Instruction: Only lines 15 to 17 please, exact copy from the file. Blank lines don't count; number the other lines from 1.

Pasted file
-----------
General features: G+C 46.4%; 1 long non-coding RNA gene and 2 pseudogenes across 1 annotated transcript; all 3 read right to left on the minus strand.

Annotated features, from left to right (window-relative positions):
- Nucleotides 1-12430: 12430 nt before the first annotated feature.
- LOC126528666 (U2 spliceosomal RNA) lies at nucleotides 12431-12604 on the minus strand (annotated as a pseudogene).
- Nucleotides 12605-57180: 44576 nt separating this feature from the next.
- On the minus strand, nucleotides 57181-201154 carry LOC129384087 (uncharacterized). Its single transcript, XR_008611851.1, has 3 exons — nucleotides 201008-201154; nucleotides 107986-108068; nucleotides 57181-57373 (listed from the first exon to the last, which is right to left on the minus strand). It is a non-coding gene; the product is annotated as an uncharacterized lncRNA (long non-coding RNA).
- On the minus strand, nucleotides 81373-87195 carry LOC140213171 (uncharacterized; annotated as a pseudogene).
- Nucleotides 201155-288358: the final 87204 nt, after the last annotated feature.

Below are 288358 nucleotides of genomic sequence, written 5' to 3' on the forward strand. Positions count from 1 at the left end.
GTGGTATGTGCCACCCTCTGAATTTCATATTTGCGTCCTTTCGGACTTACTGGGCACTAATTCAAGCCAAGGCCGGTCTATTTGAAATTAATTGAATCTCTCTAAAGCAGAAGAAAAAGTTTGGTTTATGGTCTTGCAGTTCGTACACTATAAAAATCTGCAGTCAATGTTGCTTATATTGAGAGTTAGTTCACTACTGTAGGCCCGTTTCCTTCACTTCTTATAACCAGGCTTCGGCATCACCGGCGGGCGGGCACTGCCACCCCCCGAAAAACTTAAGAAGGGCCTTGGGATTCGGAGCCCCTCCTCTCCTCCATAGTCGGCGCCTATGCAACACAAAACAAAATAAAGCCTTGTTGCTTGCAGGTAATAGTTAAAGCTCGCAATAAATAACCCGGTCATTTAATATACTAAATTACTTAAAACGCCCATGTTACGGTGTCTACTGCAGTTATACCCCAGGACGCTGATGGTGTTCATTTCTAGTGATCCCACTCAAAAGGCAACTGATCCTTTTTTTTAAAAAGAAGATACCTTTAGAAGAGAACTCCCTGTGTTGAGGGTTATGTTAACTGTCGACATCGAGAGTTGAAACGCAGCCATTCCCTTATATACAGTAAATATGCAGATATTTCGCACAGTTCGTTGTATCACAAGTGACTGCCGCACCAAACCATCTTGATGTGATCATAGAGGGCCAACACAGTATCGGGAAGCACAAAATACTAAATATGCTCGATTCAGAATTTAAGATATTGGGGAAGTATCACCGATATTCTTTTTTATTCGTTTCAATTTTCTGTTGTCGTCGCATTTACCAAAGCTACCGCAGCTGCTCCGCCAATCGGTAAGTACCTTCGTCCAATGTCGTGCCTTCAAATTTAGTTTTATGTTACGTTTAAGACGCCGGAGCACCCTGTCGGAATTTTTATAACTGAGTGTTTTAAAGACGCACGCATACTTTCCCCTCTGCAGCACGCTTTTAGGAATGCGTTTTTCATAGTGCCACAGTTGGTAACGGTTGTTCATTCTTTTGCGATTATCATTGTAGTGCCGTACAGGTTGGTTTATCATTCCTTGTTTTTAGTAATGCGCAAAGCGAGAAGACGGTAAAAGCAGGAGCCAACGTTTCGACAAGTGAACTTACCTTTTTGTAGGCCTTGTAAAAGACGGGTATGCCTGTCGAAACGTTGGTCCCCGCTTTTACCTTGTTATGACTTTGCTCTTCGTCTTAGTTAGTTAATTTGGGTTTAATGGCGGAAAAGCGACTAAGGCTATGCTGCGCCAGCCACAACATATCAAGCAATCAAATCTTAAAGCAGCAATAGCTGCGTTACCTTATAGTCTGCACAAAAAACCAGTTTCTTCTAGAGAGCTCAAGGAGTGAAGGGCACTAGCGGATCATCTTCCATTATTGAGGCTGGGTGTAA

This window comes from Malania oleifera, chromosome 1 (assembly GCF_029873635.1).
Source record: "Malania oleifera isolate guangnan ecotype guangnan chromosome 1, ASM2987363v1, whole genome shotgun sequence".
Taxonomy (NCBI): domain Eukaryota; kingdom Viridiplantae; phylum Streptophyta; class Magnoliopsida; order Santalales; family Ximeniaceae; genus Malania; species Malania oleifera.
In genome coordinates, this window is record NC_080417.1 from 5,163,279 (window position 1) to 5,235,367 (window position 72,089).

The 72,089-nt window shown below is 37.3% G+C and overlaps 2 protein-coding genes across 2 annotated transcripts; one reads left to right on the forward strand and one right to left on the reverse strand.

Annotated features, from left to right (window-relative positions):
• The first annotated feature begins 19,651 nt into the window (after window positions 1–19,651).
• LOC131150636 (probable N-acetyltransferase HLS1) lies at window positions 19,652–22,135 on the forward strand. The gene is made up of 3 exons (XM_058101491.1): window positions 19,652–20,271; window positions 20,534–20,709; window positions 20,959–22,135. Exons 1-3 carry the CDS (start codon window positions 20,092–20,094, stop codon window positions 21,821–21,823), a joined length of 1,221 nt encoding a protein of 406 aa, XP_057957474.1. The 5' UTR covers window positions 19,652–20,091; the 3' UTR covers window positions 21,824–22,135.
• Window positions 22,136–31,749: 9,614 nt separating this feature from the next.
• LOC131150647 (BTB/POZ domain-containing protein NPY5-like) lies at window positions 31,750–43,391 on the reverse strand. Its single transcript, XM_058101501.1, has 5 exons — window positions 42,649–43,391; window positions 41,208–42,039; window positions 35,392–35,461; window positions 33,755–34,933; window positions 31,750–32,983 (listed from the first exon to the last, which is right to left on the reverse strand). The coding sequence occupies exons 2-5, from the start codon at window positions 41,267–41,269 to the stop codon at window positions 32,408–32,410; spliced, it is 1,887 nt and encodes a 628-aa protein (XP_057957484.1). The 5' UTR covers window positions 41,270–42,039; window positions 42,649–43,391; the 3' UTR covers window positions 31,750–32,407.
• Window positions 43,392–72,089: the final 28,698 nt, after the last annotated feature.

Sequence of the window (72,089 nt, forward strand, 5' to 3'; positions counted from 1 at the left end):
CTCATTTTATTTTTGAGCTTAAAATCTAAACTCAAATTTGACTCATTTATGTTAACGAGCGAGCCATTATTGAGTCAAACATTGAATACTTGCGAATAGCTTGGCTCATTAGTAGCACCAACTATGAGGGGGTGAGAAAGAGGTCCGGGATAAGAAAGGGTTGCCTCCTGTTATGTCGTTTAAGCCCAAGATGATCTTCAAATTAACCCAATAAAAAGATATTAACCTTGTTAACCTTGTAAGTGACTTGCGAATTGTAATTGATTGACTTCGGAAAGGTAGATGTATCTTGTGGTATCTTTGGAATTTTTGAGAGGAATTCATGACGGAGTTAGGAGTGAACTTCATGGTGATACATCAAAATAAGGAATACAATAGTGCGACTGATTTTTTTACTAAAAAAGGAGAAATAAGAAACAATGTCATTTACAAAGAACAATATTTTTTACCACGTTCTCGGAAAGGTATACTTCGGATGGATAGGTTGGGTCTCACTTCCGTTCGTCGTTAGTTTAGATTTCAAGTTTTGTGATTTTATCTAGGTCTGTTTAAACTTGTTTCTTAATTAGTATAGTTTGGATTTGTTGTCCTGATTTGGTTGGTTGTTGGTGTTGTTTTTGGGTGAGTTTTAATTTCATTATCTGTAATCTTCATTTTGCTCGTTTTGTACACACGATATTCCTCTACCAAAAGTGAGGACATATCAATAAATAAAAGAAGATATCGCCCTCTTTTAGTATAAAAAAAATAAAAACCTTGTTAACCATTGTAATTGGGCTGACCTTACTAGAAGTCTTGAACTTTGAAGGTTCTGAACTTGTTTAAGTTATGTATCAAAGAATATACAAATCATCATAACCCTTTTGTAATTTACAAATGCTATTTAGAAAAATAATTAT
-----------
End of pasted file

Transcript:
The 72,089-nt window shown below is 37.3% G+C and overlaps 2 protein-coding genes across 2 annotated transcripts; one reads left to right on the forward strand and one right to left on the reverse strand.

Annotated features, from left to right (window-relative positions):
• The first annotated feature begins 19,651 nt into the window (after window positions 1–19,651).